I wasn’t really that drawn in by the trailers for this weekend’s Adventureland. It looked like one of the many late teen/early twenty-something sex comedies that usually suck and all kinda run together after awhile. Nothing in the trailer was particularly funny, although it seemed as if it was trying really hard to be. It was chock full of pseudo-laughs drawn from goofy random moments. And to add to that, it made absolutely certain that you knew that it was “from the director of Superbad,” even going so far as to preserve the font used for that film’s promotional material, so that it catches the eye and there’s no confusion as to which Superbad they’re talking about. It makes sense. Being associated with Superbad is definitely something I’d want people to know, as it’s a terrific example of when late teen/early twenty-something sex comedies are actually good and successful.
And while Adventureland covers similar territory as Superbad, it’s really not the film you think you’re buying a ticket for based on that selling point. No, friends, it’s actually much better! It’s currently enjoying a staggering 88% on RottenTomatoes, and I think I’m okay with that. It has that indie-dramedy Garden State kind of feel to it (only it’s way more honest and compelling, and way less up its own ass than Garden State). While it’s a serious and perceptive film about budding love, youth, and all their complications, it is reasonably funny, but in a nostalgic real-life sort of way. Jokes in the trailer that fell flat for me were far funnier in the context of the movie, thanks to Greg Mottola’s sensitive direction and the frankly stellar performances by all involved.
So why make such a trailer? I get wanting to sell it as something else that was really successful and not totally a horse of a different color, but when your film isn’t the dopey raunchy comedy that people expected (and wanted), then word-of-mouth will get around and you’ll see some pretty hefty box-office drop-off after the film’s first weekend. Kinda like Watchmen. And this is far from the first time that this has happened and it won’t be the last. Here are five more examples of times when Hollywood was ashamed of its movies.
1. Bridge to Terabithia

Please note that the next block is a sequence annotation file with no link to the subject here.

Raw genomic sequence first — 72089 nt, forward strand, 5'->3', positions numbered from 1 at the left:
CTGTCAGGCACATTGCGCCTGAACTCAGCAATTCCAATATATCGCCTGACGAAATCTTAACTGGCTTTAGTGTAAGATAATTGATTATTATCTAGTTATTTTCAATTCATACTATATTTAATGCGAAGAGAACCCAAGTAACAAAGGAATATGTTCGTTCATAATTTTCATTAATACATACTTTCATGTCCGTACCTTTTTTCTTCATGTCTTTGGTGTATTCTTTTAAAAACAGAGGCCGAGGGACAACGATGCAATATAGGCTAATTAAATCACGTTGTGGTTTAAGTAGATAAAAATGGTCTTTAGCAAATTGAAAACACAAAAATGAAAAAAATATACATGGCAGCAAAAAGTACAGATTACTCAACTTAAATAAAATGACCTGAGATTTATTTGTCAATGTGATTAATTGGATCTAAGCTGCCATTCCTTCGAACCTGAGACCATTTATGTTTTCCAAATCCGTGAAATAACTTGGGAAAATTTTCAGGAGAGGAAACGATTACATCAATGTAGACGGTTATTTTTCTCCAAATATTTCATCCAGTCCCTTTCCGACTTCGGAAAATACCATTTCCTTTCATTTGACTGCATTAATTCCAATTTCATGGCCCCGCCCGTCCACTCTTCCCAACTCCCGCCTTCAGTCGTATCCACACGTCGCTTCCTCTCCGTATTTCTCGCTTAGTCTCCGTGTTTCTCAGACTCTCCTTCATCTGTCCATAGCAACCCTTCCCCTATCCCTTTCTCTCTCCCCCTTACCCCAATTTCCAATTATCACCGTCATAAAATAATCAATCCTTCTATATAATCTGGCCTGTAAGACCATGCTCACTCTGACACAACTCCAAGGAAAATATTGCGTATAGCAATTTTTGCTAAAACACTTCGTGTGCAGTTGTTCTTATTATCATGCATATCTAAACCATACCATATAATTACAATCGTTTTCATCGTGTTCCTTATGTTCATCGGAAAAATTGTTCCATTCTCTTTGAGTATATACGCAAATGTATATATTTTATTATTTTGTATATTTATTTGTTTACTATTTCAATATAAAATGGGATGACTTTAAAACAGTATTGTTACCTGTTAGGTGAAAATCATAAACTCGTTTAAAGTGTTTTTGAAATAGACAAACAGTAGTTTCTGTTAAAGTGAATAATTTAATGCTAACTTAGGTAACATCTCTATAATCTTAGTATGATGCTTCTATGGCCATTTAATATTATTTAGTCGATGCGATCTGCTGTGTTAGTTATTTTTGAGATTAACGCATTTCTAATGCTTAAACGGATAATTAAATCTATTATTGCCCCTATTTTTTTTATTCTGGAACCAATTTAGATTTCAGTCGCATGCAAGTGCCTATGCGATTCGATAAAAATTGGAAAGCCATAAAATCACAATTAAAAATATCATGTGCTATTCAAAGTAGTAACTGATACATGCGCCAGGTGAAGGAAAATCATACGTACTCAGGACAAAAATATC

To watch the trailer for this Walt Disney/Walden Media family picture, you’d think it was an epic modern-day fantasy yarn where two mischevious kids stumble across a magical land of fairies and tree-monsters just beyond their own backyards. We watch these kids revel in those such discoveries as font sprinkled in fairy dust tells us “Just across the stream…something incredible…is waiting to be found.” And then cue the majestic voice-over guy who says “This winter, when you go looking for adventure, be prepared to find more than you ever imagined.” As someone who read the book as a kid, I was flustered and confused by this trailer and feared they were going the wrong way entirely with the material. But, I was wrong. Nay, the trailer was wrong. It’s a wholesome and touching little film about the friendship shared by the two young leads. The imagination-land that they create in the woods is merely their way of dealing with the rough patches of childhood and takes up all of fifteen or twenty minutes of the movie. Like the trailer for Adventureland, this one latches onto something that holds a totally different meaning in the final movie, dumbs it down, and uses it as a selling point for the whole thing. I can’t imagine what unsuspecting parents and kids must have thought when they went to the film and saw, not only, that there was little fantasy involved but that (SPOILER!) the little girl dies. It’s a great story and a tearjerker to end all tearjerkers, but you just wouldn’t know that from that damn trailer.